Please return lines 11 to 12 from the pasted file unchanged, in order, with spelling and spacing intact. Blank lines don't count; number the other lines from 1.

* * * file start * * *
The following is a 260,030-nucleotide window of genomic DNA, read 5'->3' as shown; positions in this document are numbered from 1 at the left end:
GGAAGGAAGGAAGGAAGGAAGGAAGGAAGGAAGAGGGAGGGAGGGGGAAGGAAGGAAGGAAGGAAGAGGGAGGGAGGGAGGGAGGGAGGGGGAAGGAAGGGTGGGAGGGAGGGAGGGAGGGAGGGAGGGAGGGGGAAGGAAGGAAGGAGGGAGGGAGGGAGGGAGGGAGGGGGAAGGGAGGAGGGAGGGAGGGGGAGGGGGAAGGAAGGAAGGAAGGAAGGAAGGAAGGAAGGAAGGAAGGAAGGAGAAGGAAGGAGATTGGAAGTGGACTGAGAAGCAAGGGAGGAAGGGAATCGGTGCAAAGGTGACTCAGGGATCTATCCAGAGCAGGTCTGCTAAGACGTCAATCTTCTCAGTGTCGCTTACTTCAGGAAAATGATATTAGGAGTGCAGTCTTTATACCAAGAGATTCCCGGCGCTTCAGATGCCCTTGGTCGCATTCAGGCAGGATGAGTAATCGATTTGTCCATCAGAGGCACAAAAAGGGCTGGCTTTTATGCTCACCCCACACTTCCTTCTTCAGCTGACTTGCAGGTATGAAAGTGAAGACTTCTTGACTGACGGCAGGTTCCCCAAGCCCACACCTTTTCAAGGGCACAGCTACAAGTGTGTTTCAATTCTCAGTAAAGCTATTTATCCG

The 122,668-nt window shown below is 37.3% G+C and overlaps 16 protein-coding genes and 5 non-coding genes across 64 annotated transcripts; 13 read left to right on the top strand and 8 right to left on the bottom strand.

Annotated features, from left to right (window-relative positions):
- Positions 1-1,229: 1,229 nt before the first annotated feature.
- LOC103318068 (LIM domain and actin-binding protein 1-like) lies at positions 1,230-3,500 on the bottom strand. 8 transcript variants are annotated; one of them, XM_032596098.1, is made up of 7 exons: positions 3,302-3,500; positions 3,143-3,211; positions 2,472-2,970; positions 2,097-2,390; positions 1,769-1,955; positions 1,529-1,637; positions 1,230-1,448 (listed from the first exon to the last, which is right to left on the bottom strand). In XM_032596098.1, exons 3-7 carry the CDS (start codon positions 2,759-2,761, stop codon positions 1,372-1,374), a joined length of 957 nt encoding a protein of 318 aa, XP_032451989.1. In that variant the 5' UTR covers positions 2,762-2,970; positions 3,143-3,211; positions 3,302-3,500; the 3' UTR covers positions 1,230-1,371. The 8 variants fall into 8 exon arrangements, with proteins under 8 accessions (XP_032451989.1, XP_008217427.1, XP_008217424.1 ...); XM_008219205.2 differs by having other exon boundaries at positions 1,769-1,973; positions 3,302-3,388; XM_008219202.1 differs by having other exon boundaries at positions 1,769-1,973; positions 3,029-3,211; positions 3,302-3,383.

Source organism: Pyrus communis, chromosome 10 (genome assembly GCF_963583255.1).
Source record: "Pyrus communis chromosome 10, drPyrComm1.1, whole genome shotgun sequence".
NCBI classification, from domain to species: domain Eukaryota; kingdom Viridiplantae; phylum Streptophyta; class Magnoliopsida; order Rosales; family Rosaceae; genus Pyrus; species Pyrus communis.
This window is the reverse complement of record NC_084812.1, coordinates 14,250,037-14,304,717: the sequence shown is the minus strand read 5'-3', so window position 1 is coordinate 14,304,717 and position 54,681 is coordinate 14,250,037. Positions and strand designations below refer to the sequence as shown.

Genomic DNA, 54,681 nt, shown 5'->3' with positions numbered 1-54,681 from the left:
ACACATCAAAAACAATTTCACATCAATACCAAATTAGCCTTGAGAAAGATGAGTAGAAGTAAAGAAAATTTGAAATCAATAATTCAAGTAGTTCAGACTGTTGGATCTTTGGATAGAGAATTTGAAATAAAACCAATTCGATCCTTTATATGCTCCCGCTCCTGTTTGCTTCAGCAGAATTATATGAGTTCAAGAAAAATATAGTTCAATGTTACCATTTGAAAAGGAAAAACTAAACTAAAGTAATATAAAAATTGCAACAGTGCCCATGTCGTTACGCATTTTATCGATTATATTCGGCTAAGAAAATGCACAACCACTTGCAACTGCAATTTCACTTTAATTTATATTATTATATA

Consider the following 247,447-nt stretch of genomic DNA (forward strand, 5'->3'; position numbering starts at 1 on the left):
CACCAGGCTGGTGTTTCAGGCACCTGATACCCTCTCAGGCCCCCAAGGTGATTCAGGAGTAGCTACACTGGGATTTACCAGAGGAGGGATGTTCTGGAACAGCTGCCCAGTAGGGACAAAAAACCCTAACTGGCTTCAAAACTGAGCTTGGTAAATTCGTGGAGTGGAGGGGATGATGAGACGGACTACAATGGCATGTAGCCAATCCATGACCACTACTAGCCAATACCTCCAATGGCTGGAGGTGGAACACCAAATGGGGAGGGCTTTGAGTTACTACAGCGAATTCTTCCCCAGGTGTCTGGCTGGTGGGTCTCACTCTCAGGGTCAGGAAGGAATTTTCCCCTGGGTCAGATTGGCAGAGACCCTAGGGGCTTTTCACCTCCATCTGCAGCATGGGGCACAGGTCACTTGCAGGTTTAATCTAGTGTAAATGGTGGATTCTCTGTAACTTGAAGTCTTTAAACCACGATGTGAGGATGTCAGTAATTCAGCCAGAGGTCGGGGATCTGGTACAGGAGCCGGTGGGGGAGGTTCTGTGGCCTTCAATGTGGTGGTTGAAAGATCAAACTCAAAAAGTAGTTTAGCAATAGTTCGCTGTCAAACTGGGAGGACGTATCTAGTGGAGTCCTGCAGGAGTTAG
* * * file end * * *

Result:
Genomic DNA, 54,681 nt, shown 5'->3' with positions numbered 1-54,681 from the left:
ACACATCAAAAACAATTTCACATCAATACCAAATTAGCCTTGAGAAAGATGAGTAGAAGTAAAGAAAATTTGAAATCAATAATTCAAGTAGTTCAGACTGTTGGATCTTTGGATAGAGAATTTGAAATAAAACCAATTCGATCCTTTATATGCTCCCGCTCCTGTTTGCTTCAGCAGAATTATATGAGTTCAAGAAAAATATAGTTCAATGTTACCATTTGAAAAGGAAAAACTAAACTAAAGTAATATAAAAATTGCAACAGTGCCCATGTCGTTACGCATTTTATCGATTATATTCGGCTAAGAAAATGCACAACCACTTGCAACTGCAATTTCACTTTAATTTATATTATTATATA